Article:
Legal Eagle


City Attorney Margaret Plane will help expand diversity in the legal profession as she joins American Bar Association’s Commission on Sexual Orientation and Gender Identity

Salt Lake City Attorney Margaret Plane has added a new side gig to her already-packed lawyer life, and she’s thrilled about it.

The American Bar Association has named her to the group’s Commission on Sexual Orientation and Gender Identity (SOGI), where she will help guide discussion toward policies that expand greater diversity, inclusion and support for LGBTQ legal professionals.

“It’s very civil rights-y,” Margaret says, with a grin, while sitting in her fifth floor office in the City and County Building. “This is exactly the kind of work I love to do.”

Margaret is already actively involved in the ABA as the State Delegate for Utah to the association’s House of Delegates. Each state sends one delegate to the House, the ABA’s policy-making body. She has previously served on the ABA’s Disability Commission.

“Margaret’s long-time commitment to civil rights and inclusion for all make her a perfect appointee for the SOGI Commission,” said Mayor Jackie Biskupski. “We have made progress in protecting and promoting the legal rights of LGBTQ people, but there is much more to do. Margaret will help lead important discussions and set policy that can impact the justice system in Salt Lake City and the nation.”

Her appointment to SOGI came in August 2016, so a concrete agenda for the panel’s work is still forming, Margaret says. But certainly, SOGI will continue an effort 22 years in the making to undertake the issue to add a new section to the ABA’s Model Rule of Professional Conduct. The new language would state that any harassment or discrimination in the practice of law, including against individuals on the basis of sexual orientation or gender identity, would be grounds for an attorney’s professional misconduct.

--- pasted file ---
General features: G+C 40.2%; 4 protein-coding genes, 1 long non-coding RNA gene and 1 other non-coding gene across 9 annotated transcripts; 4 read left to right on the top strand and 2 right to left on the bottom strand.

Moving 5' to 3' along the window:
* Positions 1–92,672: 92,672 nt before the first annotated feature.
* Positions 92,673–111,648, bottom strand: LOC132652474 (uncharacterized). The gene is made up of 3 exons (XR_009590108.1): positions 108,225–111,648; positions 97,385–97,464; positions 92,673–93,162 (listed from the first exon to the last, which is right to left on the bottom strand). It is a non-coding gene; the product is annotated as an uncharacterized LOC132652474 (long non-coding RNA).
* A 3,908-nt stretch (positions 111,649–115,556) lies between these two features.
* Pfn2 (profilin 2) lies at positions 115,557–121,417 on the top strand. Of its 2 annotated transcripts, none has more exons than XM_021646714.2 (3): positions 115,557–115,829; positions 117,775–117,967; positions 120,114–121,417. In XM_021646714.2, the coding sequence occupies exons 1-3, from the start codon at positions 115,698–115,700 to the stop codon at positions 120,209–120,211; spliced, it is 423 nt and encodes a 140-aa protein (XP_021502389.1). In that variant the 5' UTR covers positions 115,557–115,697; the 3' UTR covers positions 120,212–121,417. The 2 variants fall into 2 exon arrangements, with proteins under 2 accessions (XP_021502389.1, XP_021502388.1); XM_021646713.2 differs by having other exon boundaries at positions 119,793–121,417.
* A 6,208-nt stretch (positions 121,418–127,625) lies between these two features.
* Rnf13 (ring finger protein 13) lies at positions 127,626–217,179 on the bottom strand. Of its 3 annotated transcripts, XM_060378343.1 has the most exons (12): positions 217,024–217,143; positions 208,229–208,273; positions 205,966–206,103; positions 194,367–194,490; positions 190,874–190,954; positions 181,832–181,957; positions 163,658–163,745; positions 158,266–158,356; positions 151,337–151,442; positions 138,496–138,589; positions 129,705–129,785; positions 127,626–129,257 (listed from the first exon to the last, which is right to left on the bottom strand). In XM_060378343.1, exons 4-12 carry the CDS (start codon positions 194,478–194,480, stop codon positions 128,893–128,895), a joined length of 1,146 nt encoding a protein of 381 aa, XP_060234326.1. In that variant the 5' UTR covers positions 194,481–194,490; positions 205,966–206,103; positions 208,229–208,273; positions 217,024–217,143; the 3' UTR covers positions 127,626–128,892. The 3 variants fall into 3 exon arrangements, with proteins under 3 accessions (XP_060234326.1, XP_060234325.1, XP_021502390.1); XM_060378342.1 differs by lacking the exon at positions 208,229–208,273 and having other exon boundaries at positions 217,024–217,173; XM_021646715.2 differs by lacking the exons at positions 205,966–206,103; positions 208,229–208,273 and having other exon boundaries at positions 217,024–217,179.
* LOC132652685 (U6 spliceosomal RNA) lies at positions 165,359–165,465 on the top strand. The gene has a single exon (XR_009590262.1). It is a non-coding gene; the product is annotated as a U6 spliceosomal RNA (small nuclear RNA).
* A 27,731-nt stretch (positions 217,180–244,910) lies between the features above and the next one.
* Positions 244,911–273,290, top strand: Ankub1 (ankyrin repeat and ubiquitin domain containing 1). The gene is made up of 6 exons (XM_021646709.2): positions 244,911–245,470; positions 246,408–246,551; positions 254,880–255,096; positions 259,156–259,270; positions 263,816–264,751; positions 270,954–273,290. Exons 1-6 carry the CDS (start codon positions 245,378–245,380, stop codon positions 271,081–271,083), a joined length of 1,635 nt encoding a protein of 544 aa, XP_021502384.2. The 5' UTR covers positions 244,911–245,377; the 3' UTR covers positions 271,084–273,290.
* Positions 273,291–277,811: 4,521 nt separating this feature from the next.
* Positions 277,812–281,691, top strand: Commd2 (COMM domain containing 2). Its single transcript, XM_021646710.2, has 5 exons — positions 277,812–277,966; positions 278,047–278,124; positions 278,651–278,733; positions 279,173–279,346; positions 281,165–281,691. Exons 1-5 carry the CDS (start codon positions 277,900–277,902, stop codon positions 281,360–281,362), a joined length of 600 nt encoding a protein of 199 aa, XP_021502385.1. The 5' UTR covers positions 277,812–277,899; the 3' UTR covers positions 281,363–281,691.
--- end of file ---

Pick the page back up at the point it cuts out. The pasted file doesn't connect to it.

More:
The ABA has visited the rule change twice since 1994 but has yet to adopt the stricter approach to harassment and discrimination in conduct related to the practice of law.

“Discussion around gender identity and sexual orientation is very much on people’s minds these days, and also in the legal profession. I hope the third time is the charm,” Margaret says. 

“It’s critical the ABA leadership continue to reflect the full and equal participation of its diverse membership and that all members know they are welcome and their needs are being met by the association,” Margaret said.

Margaret has been with the city since 2007. She became City Attorney in 2013. In her position, she advises the executive and legislative branches on all matters of city government. She oversees proper administration of the city’s legal affairs, including federal and state litigation involving civil rights, employment, and torts. Margaret previously served as legal director for the American Civil Liberties Union (ACLU) of Utah.

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